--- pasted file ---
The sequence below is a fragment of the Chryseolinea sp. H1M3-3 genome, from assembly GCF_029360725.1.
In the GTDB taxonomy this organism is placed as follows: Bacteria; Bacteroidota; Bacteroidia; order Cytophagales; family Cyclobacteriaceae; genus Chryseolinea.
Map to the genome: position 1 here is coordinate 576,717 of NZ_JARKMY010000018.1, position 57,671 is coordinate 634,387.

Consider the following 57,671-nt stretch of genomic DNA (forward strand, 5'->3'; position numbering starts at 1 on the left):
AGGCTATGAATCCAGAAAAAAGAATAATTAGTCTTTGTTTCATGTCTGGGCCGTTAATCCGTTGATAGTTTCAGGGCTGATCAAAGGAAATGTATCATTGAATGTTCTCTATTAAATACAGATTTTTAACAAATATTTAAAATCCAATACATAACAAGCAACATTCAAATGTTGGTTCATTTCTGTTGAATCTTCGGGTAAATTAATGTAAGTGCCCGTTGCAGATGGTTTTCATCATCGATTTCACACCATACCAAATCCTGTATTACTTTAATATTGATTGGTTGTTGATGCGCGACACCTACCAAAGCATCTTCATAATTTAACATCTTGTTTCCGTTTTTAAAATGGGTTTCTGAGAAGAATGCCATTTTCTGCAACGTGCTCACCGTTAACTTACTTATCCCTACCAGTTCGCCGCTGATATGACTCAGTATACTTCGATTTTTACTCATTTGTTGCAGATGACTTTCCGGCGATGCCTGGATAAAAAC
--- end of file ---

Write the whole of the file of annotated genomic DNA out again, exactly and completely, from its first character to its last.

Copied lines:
The sequence below is a fragment of the Chryseolinea sp. H1M3-3 genome, from assembly GCF_029360725.1.
In the GTDB taxonomy this organism is placed as follows: Bacteria; Bacteroidota; Bacteroidia; order Cytophagales; family Cyclobacteriaceae; genus Chryseolinea.
Map to the genome: position 1 here is coordinate 576,717 of NZ_JARKMY010000018.1, position 57,671 is coordinate 634,387.

Consider the following 57,671-nt stretch of genomic DNA (forward strand, 5'->3'; position numbering starts at 1 on the left):
AGGCTATGAATCCAGAAAAAAGAATAATTAGTCTTTGTTTCATGTCTGGGCCGTTAATCCGTTGATAGTTTCAGGGCTGATCAAAGGAAATGTATCATTGAATGTTCTCTATTAAATACAGATTTTTAACAAATATTTAAAATCCAATACATAACAAGCAACATTCAAATGTTGGTTCATTTCTGTTGAATCTTCGGGTAAATTAATGTAAGTGCCCGTTGCAGATGGTTTTCATCATCGATTTCACACCATACCAAATCCTGTATTACTTTAATATTGATTGGTTGTTGATGCGCGACACCTACCAAAGCATCTTCATAATTTAACATCTTGTTTCCGTTTTTAAAATGGGTTTCTGAGAAGAATGCCATTTTCTGCAACGTGCTCACCGTTAACTTACTTATCCCTACCAGTTCGCCGCTGATATGACTCAGTATACTTCGATTTTTACTCATTTGTTGCAGATGACTTTCCGGCGATGCCTGGATAAAAAC